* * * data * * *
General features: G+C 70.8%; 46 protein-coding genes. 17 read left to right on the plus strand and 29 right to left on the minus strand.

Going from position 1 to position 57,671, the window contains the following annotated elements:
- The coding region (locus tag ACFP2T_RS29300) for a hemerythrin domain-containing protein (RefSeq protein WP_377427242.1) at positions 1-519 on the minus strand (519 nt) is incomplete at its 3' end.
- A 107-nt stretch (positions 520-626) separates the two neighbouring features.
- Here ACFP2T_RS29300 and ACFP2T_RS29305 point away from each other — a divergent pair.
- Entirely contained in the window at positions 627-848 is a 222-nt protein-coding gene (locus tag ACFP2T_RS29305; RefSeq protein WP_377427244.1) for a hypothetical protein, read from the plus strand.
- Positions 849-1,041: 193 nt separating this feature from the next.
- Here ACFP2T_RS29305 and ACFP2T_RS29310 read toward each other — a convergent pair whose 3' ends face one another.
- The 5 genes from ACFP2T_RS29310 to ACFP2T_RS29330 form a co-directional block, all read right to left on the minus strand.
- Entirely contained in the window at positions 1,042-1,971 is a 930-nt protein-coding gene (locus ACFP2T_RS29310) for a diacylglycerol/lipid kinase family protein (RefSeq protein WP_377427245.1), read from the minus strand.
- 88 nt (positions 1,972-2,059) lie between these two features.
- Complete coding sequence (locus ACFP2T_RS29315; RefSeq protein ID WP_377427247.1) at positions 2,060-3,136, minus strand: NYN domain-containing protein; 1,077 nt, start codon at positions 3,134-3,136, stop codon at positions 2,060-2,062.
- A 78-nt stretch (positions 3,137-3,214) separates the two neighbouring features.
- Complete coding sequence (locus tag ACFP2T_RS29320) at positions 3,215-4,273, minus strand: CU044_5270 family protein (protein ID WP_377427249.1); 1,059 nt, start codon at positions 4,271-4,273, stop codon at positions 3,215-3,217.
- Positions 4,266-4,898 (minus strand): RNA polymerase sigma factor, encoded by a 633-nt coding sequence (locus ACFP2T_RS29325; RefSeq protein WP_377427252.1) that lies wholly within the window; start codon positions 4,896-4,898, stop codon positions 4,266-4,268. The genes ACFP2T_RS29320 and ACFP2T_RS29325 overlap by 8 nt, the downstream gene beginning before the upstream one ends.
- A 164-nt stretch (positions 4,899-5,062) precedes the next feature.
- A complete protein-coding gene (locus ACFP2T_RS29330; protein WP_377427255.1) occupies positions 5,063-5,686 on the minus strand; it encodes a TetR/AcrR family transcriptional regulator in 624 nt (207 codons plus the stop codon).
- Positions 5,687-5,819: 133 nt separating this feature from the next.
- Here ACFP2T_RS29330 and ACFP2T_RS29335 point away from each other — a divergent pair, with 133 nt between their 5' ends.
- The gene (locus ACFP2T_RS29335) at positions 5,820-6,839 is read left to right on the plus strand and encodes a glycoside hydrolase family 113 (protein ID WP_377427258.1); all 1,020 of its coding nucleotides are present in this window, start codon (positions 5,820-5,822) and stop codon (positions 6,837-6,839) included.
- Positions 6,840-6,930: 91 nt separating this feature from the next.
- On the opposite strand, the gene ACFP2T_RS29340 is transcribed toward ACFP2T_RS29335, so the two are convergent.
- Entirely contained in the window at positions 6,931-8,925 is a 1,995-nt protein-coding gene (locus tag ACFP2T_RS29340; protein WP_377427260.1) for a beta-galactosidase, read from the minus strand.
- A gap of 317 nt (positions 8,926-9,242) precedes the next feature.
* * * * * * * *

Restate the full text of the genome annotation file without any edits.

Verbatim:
General features: G+C 70.8%; 46 protein-coding genes. 17 read left to right on the plus strand and 29 right to left on the minus strand.

Going from position 1 to position 57,671, the window contains the following annotated elements:
- The coding region (locus tag ACFP2T_RS29300) for a hemerythrin domain-containing protein (RefSeq protein WP_377427242.1) at positions 1-519 on the minus strand (519 nt) is incomplete at its 3' end.
- A 107-nt stretch (positions 520-626) separates the two neighbouring features.
- Here ACFP2T_RS29300 and ACFP2T_RS29305 point away from each other — a divergent pair.
- Entirely contained in the window at positions 627-848 is a 222-nt protein-coding gene (locus tag ACFP2T_RS29305; RefSeq protein WP_377427244.1) for a hypothetical protein, read from the plus strand.
- Positions 849-1,041: 193 nt separating this feature from the next.
- Here ACFP2T_RS29305 and ACFP2T_RS29310 read toward each other — a convergent pair whose 3' ends face one another.
- The 5 genes from ACFP2T_RS29310 to ACFP2T_RS29330 form a co-directional block, all read right to left on the minus strand.
- Entirely contained in the window at positions 1,042-1,971 is a 930-nt protein-coding gene (locus ACFP2T_RS29310) for a diacylglycerol/lipid kinase family protein (RefSeq protein WP_377427245.1), read from the minus strand.
- 88 nt (positions 1,972-2,059) lie between these two features.
- Complete coding sequence (locus ACFP2T_RS29315; RefSeq protein ID WP_377427247.1) at positions 2,060-3,136, minus strand: NYN domain-containing protein; 1,077 nt, start codon at positions 3,134-3,136, stop codon at positions 2,060-2,062.
- A 78-nt stretch (positions 3,137-3,214) separates the two neighbouring features.
- Complete coding sequence (locus tag ACFP2T_RS29320) at positions 3,215-4,273, minus strand: CU044_5270 family protein (protein ID WP_377427249.1); 1,059 nt, start codon at positions 4,271-4,273, stop codon at positions 3,215-3,217.
- Positions 4,266-4,898 (minus strand): RNA polymerase sigma factor, encoded by a 633-nt coding sequence (locus ACFP2T_RS29325; RefSeq protein WP_377427252.1) that lies wholly within the window; start codon positions 4,896-4,898, stop codon positions 4,266-4,268. The genes ACFP2T_RS29320 and ACFP2T_RS29325 overlap by 8 nt, the downstream gene beginning before the upstream one ends.
- A 164-nt stretch (positions 4,899-5,062) precedes the next feature.
- A complete protein-coding gene (locus ACFP2T_RS29330; protein WP_377427255.1) occupies positions 5,063-5,686 on the minus strand; it encodes a TetR/AcrR family transcriptional regulator in 624 nt (207 codons plus the stop codon).
- Positions 5,687-5,819: 133 nt separating this feature from the next.
- Here ACFP2T_RS29330 and ACFP2T_RS29335 point away from each other — a divergent pair, with 133 nt between their 5' ends.
- The gene (locus ACFP2T_RS29335) at positions 5,820-6,839 is read left to right on the plus strand and encodes a glycoside hydrolase family 113 (protein ID WP_377427258.1); all 1,020 of its coding nucleotides are present in this window, start codon (positions 5,820-5,822) and stop codon (positions 6,837-6,839) included.
- Positions 6,840-6,930: 91 nt separating this feature from the next.
- On the opposite strand, the gene ACFP2T_RS29340 is transcribed toward ACFP2T_RS29335, so the two are convergent.
- Entirely contained in the window at positions 6,931-8,925 is a 1,995-nt protein-coding gene (locus tag ACFP2T_RS29340; protein WP_377427260.1) for a beta-galactosidase, read from the minus strand.
- A gap of 317 nt (positions 8,926-9,242) precedes the next feature.